Family history by Sarah Seaton M.A.

Binkley wedding, 1960s

Throughout time our ancestors have suffered many hardships – war, poverty, disease and famine, they have struggled through times that are incomprehensible to our relative comforts of today, yet we do not acknowledge their struggles, they are nameless people to us, not even within our own memories. Their battle for survival meant that we would one day be born into hopefully a better lifestyle, yet do we thank them or honour their memories? Their names never pass over our lips – simply because we do not know who they were.

Family history is an excellent way to pay tribute to the struggles and hardships of our ancestors, by discovering who they were and placing them within our family tree, they are then recorded for all eternity, and can be identified with. By looking at ‘the bigger picture’ we can learn to fully appreciate those that came before us.

Family History is one of the UK’s greatest pastimes and the age of the computer has made it much more accessible to the multitudes rather than becoming a project saved for retirement. Gone are the days when a day trip to the archive office was the only way that initial information could be found. With the help of family history societies, Internet websites and computerised databases the family history researcher can do most of the initial research from the comfort of their own homes.

Researching your ancestors can be tackled in two ways, either by genealogy - tracing a linear link between ancestors noting events such as birth, baptism, marriage, death or burial or by doing a complete family history.  The latter is a much more intense and lengthier process but is also more rewarding and entails many trips to the archives and local studies libraries to research the wealth of information that can still be found there that is not available on line or in computerised databases. Many family historians will agree that this work can be time consuming and somewhat compulsive, but totally rewarding.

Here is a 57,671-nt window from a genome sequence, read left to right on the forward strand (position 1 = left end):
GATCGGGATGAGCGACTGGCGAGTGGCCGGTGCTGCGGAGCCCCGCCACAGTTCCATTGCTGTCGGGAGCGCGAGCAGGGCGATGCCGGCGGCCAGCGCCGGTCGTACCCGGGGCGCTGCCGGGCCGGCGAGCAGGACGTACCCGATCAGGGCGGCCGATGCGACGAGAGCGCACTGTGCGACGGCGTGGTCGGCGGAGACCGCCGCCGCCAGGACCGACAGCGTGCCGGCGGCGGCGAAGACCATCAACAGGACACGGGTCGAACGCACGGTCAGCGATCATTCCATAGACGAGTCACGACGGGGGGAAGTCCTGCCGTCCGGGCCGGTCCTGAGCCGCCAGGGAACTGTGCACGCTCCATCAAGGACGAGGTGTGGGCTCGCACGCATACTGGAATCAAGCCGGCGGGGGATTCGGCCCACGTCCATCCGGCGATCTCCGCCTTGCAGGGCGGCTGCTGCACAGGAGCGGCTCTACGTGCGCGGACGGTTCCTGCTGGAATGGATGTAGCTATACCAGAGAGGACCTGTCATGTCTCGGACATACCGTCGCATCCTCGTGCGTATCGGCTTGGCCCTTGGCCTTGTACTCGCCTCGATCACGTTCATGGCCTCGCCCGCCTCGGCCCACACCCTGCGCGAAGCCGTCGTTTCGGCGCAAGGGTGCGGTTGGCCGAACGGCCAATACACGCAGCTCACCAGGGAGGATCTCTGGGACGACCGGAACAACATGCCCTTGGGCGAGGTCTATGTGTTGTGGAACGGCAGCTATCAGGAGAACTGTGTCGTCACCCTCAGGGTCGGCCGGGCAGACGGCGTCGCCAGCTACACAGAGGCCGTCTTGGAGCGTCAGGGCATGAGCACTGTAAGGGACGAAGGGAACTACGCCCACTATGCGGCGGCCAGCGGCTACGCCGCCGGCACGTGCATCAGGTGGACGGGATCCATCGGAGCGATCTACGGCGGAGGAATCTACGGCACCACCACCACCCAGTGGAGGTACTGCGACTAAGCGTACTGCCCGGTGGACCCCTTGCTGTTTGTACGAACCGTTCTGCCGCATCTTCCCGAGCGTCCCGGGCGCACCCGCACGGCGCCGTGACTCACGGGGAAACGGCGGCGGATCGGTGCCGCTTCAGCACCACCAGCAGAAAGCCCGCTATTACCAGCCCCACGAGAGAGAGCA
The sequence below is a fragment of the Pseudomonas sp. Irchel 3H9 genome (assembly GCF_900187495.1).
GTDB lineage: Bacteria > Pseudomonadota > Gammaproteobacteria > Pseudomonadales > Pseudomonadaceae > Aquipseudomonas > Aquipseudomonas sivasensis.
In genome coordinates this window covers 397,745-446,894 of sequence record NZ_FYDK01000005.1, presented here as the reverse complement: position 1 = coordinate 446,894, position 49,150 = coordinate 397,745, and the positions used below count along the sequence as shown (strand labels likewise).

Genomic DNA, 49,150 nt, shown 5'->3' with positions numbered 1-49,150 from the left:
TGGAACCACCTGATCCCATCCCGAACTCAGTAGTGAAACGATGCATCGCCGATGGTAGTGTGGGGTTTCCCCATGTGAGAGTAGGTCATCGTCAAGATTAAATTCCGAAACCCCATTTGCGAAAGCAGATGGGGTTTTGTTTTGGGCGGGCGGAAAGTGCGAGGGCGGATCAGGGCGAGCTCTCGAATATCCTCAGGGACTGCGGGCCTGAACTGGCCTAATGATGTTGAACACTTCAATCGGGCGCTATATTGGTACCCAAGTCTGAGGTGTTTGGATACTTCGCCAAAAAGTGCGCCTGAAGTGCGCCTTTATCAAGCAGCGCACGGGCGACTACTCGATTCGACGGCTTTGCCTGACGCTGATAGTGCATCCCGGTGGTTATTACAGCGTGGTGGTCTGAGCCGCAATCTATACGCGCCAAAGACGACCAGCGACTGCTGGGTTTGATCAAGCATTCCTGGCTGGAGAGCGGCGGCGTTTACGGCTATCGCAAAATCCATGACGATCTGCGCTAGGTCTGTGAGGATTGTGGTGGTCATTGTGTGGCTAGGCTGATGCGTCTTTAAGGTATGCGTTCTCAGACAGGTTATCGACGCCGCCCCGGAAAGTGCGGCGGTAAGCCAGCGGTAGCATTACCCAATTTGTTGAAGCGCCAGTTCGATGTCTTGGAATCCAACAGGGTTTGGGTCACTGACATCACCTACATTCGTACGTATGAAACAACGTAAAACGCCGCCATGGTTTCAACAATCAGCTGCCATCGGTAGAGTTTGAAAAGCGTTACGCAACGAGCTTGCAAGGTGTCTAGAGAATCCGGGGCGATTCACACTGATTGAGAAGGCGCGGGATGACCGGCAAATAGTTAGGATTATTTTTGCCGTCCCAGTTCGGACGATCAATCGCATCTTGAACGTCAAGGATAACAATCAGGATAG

There are many documents that can be consulted to give an insight into your ancestor’s lives however you may not find all documents available for all of your ancestors.  Nottingham is very fortunate to have an excellent family history society who have transcribed and recorded many events, you can find out more about them at

To begin your family history you need to decide which family name to research.  Many people begin with their own surname/maiden name, however it is best to keep your first attempt as easy as possible.  This means that the two major factors are the name and location, the more unusual name that you can begin with in a localised area the more success you should have.  When you have gained confidence in researching this line you may then tackle the more common surnames such as Smith, Jones or Brown.

Gather all relevant information from known sources. Speak to relatives and remember to include those from your own generation and the one below – siblings and cousins often have different experiences with parents/grandparents and your own children may know more about your parents simply because grandma or grandad spent more quality time with them.

The following family documents may also hold valuable information:

Research Tips

Make a note of all of the sources you consult whilst researching your family history, this will save time in the future and guarantee that you do not waste your efforts by going over the same records twice!

Make two copies of your family tree use one as a working copy and the other as a master copy on which only verified information should be placed.

Begin your family tree with yourself then your children and grandchildren next put your siblings and their children and finally your parents and their siblings/parents.  From this point on you will be working backwards through time.

Approximate dates and oral evidence should be written in pencil on your working copy, to be added to your master copy once confirmed.  When you amend the master copy, make a note of the date on the working copy so that you know when the information was transferred.

Make sure that any abbreviations used on your family tree remain consistent, common ones are:










second marriage







If your family tree becomes too complicated you may find it easier to do a separate page for each family group and number them.